IT is a road that is literally driving locals round the bend.
But despite a campaign by residents to get their street repaired, it looks set to stay that way – because council bosses say the holes are not deep enough!
The bumpy section of road – dubbed “the forgotten corner of Southampton” – is less than a quarter of a mile long. A petition for it to be fixed has already attracted dozens of names while local councillors have also been urged to help the cause before there is an accident.
But one resident, who asked not to be named, said he had been told the potholes cannot be fixed because they are 30mm deep – 10mm too shallow.
Another resident, Eliza-beth Baker, 70, retired, said: “They’re getting more and more dangerous. As people are familiar with them they are swerving up and down the road to avoid them and we have to be very careful getting into our cars and pulling away. It’s been like this for months.”
Neighbourhood Watch co-ordinator Judy Short says that cars and lorries that use the busy road are regularly having to swerve to avoid the potholes while cyclists risk injury on a daily basis.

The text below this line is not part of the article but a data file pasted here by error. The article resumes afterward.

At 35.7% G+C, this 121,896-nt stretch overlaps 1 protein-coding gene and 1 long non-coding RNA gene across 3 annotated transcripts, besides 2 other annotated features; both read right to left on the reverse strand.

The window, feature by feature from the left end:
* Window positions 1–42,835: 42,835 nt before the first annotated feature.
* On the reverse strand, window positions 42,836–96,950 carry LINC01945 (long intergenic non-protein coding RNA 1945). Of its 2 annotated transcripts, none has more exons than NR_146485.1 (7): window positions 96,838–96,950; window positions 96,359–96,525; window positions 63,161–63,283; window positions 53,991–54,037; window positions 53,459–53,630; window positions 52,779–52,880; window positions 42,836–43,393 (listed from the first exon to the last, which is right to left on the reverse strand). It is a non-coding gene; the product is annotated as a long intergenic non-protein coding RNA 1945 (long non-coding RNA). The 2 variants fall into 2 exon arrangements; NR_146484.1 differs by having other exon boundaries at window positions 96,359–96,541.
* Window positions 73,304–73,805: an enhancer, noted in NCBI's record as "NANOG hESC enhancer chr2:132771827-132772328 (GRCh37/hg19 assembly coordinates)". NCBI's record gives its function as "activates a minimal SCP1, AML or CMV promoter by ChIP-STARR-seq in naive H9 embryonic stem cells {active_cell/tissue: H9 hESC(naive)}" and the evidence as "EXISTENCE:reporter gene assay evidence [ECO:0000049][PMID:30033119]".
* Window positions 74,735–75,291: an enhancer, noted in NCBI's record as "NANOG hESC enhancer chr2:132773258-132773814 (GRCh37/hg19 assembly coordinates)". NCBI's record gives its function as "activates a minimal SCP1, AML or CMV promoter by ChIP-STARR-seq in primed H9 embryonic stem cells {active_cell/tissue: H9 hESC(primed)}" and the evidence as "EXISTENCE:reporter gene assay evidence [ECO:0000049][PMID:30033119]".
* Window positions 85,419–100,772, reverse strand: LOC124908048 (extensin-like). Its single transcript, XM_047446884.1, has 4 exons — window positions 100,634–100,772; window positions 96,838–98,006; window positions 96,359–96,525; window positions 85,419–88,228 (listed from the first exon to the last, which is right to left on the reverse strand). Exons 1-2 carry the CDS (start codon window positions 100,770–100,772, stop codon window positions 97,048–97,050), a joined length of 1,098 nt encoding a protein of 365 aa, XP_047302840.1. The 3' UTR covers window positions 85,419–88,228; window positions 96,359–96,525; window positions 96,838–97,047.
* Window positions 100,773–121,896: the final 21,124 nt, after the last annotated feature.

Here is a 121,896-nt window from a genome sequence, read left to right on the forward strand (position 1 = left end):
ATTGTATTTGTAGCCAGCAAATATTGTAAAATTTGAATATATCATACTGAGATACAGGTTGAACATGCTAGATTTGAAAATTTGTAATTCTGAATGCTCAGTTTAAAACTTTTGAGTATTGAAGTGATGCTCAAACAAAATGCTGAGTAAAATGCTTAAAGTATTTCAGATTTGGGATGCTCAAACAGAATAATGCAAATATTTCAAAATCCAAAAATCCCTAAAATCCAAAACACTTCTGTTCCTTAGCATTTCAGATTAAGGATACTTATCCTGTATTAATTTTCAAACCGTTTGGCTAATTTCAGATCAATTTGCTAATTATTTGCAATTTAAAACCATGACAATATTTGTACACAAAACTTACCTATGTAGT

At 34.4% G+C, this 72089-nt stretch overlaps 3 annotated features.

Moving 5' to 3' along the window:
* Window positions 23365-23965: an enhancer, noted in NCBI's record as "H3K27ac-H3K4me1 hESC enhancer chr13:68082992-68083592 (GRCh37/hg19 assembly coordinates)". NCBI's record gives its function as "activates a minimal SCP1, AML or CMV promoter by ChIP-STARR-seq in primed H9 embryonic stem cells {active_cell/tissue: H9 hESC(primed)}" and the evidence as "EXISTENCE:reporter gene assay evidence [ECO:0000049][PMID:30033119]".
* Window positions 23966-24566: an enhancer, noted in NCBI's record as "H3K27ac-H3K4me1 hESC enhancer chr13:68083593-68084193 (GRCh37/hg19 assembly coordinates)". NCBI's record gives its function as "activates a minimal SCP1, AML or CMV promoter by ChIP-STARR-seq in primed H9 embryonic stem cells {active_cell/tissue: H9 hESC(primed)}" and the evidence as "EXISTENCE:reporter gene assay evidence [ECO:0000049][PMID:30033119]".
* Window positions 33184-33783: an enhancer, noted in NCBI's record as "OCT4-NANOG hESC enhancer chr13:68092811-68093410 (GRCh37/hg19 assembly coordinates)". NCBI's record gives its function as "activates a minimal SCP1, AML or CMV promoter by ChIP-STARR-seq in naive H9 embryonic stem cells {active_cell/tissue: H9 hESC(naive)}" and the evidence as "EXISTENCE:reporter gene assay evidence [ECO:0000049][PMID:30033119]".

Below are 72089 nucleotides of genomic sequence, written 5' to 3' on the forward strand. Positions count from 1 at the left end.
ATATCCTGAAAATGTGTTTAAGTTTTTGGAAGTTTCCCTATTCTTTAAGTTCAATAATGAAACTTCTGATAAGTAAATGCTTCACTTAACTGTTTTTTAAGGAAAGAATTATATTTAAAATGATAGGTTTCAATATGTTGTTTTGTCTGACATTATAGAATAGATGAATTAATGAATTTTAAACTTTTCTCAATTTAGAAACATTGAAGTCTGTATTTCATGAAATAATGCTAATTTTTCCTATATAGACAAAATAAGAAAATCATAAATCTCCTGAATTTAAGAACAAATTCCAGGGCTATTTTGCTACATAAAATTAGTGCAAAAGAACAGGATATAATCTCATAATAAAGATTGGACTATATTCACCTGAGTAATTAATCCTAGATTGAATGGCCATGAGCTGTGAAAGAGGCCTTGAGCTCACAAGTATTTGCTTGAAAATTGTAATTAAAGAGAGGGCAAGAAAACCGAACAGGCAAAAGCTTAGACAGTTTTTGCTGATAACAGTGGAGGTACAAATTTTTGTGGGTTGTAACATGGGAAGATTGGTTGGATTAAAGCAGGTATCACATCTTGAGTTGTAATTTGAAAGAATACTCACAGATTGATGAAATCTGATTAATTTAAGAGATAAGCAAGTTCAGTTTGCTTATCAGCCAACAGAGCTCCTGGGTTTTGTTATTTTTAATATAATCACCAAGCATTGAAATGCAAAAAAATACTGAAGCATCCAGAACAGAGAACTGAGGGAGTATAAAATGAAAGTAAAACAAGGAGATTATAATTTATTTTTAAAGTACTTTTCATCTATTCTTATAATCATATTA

She said: “I am aware of a number of near miss accidents. The road is frequently used by cyclists of all ages. It is close to a special cycling facility in the sports centre.
“The longer the potholes are left the more damage is being caused to vehicles.”
Mrs Short added: “The surface of this particular stretch of Coxford Road has been unsatisfactory for many years.
“Some long-standing residents say it was never designed for the volume of traffic it now carries.”
She also accused the council of “failing” in their responsibilities in relation to a statement on the council website which says the city’s road “need regular maintenance to keep them safe and useable”.
Lordswood councillors Don Thomas and Keith Morrell are backing the Coxford Road residents’ campaign.
‘A disgrace’ The councillors have labelled the surface of Coxford Road a disgrace but have been told there is no cash in the council pot for repairs. In a bid to get action they have arranged a site meeting with highway officers and contractors.
In a joint letter to residents Councillor Thomas and Morrell say: “We made the council aware of the problem long ago but despite that and innumerable complaints to the council by residents the council refuses to acknowledge the problem.
“We are told that the potholes are not individually deep enough to require fixing.”
The Local Government Association, which represents town halls, says that Whitehall should spend |£1 billion a year from the cash it collects in fuel duty to fix potholes and crumbling roads, They say a share of fuel duty could help with the |£12 billion repair bill for the nation’s roads.
When Southampton City Council was contacted by the Daily Echo a spokesperson said they were unable to comment.